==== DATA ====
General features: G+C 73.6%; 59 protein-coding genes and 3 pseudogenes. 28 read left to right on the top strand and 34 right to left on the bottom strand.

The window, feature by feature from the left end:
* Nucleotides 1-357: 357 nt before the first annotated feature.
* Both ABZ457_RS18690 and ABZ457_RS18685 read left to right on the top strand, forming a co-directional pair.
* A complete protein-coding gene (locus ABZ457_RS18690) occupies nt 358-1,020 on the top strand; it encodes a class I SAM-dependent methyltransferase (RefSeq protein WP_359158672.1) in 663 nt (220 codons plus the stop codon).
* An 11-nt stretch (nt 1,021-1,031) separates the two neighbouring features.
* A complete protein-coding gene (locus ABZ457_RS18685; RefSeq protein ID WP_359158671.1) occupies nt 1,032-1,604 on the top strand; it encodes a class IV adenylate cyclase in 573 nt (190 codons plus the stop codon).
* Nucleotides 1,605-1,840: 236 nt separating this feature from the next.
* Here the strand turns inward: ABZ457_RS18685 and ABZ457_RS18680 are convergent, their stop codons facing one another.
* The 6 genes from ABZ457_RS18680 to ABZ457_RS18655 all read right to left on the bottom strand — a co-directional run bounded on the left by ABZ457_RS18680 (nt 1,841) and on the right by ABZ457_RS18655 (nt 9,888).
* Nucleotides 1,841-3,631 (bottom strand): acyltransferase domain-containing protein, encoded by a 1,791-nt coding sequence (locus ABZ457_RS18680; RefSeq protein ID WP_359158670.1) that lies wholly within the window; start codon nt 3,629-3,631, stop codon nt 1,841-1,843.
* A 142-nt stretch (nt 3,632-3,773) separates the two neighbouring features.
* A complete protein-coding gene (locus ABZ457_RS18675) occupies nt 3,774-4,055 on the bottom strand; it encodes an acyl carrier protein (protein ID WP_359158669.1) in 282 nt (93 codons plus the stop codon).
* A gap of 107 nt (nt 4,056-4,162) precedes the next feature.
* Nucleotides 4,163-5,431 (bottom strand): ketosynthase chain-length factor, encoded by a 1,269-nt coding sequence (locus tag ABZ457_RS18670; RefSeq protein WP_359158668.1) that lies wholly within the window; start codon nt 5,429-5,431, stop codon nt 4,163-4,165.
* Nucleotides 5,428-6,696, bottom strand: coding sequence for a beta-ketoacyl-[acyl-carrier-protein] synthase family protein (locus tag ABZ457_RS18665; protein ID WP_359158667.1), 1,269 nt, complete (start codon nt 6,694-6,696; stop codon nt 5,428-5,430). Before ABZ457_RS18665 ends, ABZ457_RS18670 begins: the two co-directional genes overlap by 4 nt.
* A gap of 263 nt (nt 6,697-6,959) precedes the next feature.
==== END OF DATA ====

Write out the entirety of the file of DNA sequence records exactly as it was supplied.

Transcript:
General features: G+C 73.6%; 59 protein-coding genes and 3 pseudogenes. 28 read left to right on the top strand and 34 right to left on the bottom strand.

The window, feature by feature from the left end:
* Nucleotides 1-357: 357 nt before the first annotated feature.
* Both ABZ457_RS18690 and ABZ457_RS18685 read left to right on the top strand, forming a co-directional pair.
* A complete protein-coding gene (locus ABZ457_RS18690) occupies nt 358-1,020 on the top strand; it encodes a class I SAM-dependent methyltransferase (RefSeq protein WP_359158672.1) in 663 nt (220 codons plus the stop codon).
* An 11-nt stretch (nt 1,021-1,031) separates the two neighbouring features.
* A complete protein-coding gene (locus ABZ457_RS18685; RefSeq protein ID WP_359158671.1) occupies nt 1,032-1,604 on the top strand; it encodes a class IV adenylate cyclase in 573 nt (190 codons plus the stop codon).
* Nucleotides 1,605-1,840: 236 nt separating this feature from the next.
* Here the strand turns inward: ABZ457_RS18685 and ABZ457_RS18680 are convergent, their stop codons facing one another.
* The 6 genes from ABZ457_RS18680 to ABZ457_RS18655 all read right to left on the bottom strand — a co-directional run bounded on the left by ABZ457_RS18680 (nt 1,841) and on the right by ABZ457_RS18655 (nt 9,888).
* Nucleotides 1,841-3,631 (bottom strand): acyltransferase domain-containing protein, encoded by a 1,791-nt coding sequence (locus ABZ457_RS18680; RefSeq protein ID WP_359158670.1) that lies wholly within the window; start codon nt 3,629-3,631, stop codon nt 1,841-1,843.
* A 142-nt stretch (nt 3,632-3,773) separates the two neighbouring features.
* A complete protein-coding gene (locus ABZ457_RS18675) occupies nt 3,774-4,055 on the bottom strand; it encodes an acyl carrier protein (protein ID WP_359158669.1) in 282 nt (93 codons plus the stop codon).
* A gap of 107 nt (nt 4,056-4,162) precedes the next feature.
* Nucleotides 4,163-5,431 (bottom strand): ketosynthase chain-length factor, encoded by a 1,269-nt coding sequence (locus tag ABZ457_RS18670; RefSeq protein WP_359158668.1) that lies wholly within the window; start codon nt 5,429-5,431, stop codon nt 4,163-4,165.
* Nucleotides 5,428-6,696, bottom strand: coding sequence for a beta-ketoacyl-[acyl-carrier-protein] synthase family protein (locus tag ABZ457_RS18665; protein ID WP_359158667.1), 1,269 nt, complete (start codon nt 6,694-6,696; stop codon nt 5,428-5,430). Before ABZ457_RS18665 ends, ABZ457_RS18670 begins: the two co-directional genes overlap by 4 nt.
* A gap of 263 nt (nt 6,697-6,959) precedes the next feature.